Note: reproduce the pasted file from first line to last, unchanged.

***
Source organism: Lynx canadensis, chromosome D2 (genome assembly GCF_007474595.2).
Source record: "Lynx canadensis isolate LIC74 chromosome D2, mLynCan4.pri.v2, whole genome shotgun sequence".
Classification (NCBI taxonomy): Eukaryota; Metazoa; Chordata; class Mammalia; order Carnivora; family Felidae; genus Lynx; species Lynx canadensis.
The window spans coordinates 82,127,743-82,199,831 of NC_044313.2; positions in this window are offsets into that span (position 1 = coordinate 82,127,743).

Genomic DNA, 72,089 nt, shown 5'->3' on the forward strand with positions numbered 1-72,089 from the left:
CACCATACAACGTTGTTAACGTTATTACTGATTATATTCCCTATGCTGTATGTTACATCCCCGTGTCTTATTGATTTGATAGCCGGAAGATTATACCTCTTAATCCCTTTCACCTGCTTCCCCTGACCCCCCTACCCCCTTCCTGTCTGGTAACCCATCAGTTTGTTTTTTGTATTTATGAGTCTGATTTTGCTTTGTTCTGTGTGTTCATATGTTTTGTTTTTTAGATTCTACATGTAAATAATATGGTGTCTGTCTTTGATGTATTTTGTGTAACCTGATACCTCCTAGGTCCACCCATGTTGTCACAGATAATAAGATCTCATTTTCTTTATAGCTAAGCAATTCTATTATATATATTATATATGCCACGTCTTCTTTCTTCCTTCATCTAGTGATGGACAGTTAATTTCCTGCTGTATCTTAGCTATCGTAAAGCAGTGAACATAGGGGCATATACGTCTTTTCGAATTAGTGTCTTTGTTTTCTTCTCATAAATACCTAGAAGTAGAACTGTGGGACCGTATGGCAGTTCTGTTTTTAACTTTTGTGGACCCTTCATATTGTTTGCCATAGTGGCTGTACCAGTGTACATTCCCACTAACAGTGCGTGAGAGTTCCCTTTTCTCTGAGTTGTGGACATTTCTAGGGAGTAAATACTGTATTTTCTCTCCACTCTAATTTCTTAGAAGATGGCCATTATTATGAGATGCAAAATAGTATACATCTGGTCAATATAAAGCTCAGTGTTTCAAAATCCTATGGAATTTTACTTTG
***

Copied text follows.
Source organism: Lynx canadensis, chromosome D2 (genome assembly GCF_007474595.2).
Source record: "Lynx canadensis isolate LIC74 chromosome D2, mLynCan4.pri.v2, whole genome shotgun sequence".
Classification (NCBI taxonomy): Eukaryota; Metazoa; Chordata; class Mammalia; order Carnivora; family Felidae; genus Lynx; species Lynx canadensis.
The window spans coordinates 82,127,743-82,199,831 of NC_044313.2; positions in this window are offsets into that span (position 1 = coordinate 82,127,743).

Genomic DNA, 72,089 nt, shown 5'->3' on the forward strand with positions numbered 1-72,089 from the left:
CACCATACAACGTTGTTAACGTTATTACTGATTATATTCCCTATGCTGTATGTTACATCCCCGTGTCTTATTGATTTGATAGCCGGAAGATTATACCTCTTAATCCCTTTCACCTGCTTCCCCTGACCCCCCTACCCCCTTCCTGTCTGGTAACCCATCAGTTTGTTTTTTGTATTTATGAGTCTGATTTTGCTTTGTTCTGTGTGTTCATATGTTTTGTTTTTTAGATTCTACATGTAAATAATATGGTGTCTGTCTTTGATGTATTTTGTGTAACCTGATACCTCCTAGGTCCACCCATGTTGTCACAGATAATAAGATCTCATTTTCTTTATAGCTAAGCAATTCTATTATATATATTATATATGCCACGTCTTCTTTCTTCCTTCATCTAGTGATGGACAGTTAATTTCCTGCTGTATCTTAGCTATCGTAAAGCAGTGAACATAGGGGCATATACGTCTTTTCGAATTAGTGTCTTTGTTTTCTTCTCATAAATACCTAGAAGTAGAACTGTGGGACCGTATGGCAGTTCTGTTTTTAACTTTTGTGGACCCTTCATATTGTTTGCCATAGTGGCTGTACCAGTGTACATTCCCACTAACAGTGCGTGAGAGTTCCCTTTTCTCTGAGTTGTGGACATTTCTAGGGAGTAAATACTGTATTTTCTCTCCACTCTAATTTCTTAGAAGATGGCCATTATTATGAGATGCAAAATAGTATACATCTGGTCAATATAAAGCTCAGTGTTTCAAAATCCTATGGAATTTTACTTTG